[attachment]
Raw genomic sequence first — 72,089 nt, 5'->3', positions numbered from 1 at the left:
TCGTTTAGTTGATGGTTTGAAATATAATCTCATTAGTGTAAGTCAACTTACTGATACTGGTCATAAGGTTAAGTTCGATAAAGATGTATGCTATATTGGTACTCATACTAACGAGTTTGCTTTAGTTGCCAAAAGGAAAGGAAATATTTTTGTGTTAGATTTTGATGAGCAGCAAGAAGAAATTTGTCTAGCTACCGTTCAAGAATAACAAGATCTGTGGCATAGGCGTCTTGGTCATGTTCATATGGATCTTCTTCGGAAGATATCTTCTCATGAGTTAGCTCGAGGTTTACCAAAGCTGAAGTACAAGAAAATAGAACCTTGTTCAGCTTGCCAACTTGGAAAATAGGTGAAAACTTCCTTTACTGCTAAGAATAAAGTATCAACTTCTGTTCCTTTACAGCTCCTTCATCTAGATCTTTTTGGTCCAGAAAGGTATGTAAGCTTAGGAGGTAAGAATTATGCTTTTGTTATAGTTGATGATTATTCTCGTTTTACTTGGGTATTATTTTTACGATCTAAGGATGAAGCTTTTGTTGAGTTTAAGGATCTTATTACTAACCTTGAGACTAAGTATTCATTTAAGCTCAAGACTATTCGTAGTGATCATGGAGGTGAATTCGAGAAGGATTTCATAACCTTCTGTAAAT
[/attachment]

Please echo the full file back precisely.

Raw genomic sequence first — 72,089 nt, 5'->3', positions numbered from 1 at the left:
TCGTTTAGTTGATGGTTTGAAATATAATCTCATTAGTGTAAGTCAACTTACTGATACTGGTCATAAGGTTAAGTTCGATAAAGATGTATGCTATATTGGTACTCATACTAACGAGTTTGCTTTAGTTGCCAAAAGGAAAGGAAATATTTTTGTGTTAGATTTTGATGAGCAGCAAGAAGAAATTTGTCTAGCTACCGTTCAAGAATAACAAGATCTGTGGCATAGGCGTCTTGGTCATGTTCATATGGATCTTCTTCGGAAGATATCTTCTCATGAGTTAGCTCGAGGTTTACCAAAGCTGAAGTACAAGAAAATAGAACCTTGTTCAGCTTGCCAACTTGGAAAATAGGTGAAAACTTCCTTTACTGCTAAGAATAAAGTATCAACTTCTGTTCCTTTACAGCTCCTTCATCTAGATCTTTTTGGTCCAGAAAGGTATGTAAGCTTAGGAGGTAAGAATTATGCTTTTGTTATAGTTGATGATTATTCTCGTTTTACTTGGGTATTATTTTTACGATCTAAGGATGAAGCTTTTGTTGAGTTTAAGGATCTTATTACTAACCTTGAGACTAAGTATTCATTTAAGCTCAAGACTATTCGTAGTGATCATGGAGGTGAATTCGAGAAGGATTTCATAACCTTCTGTAAAT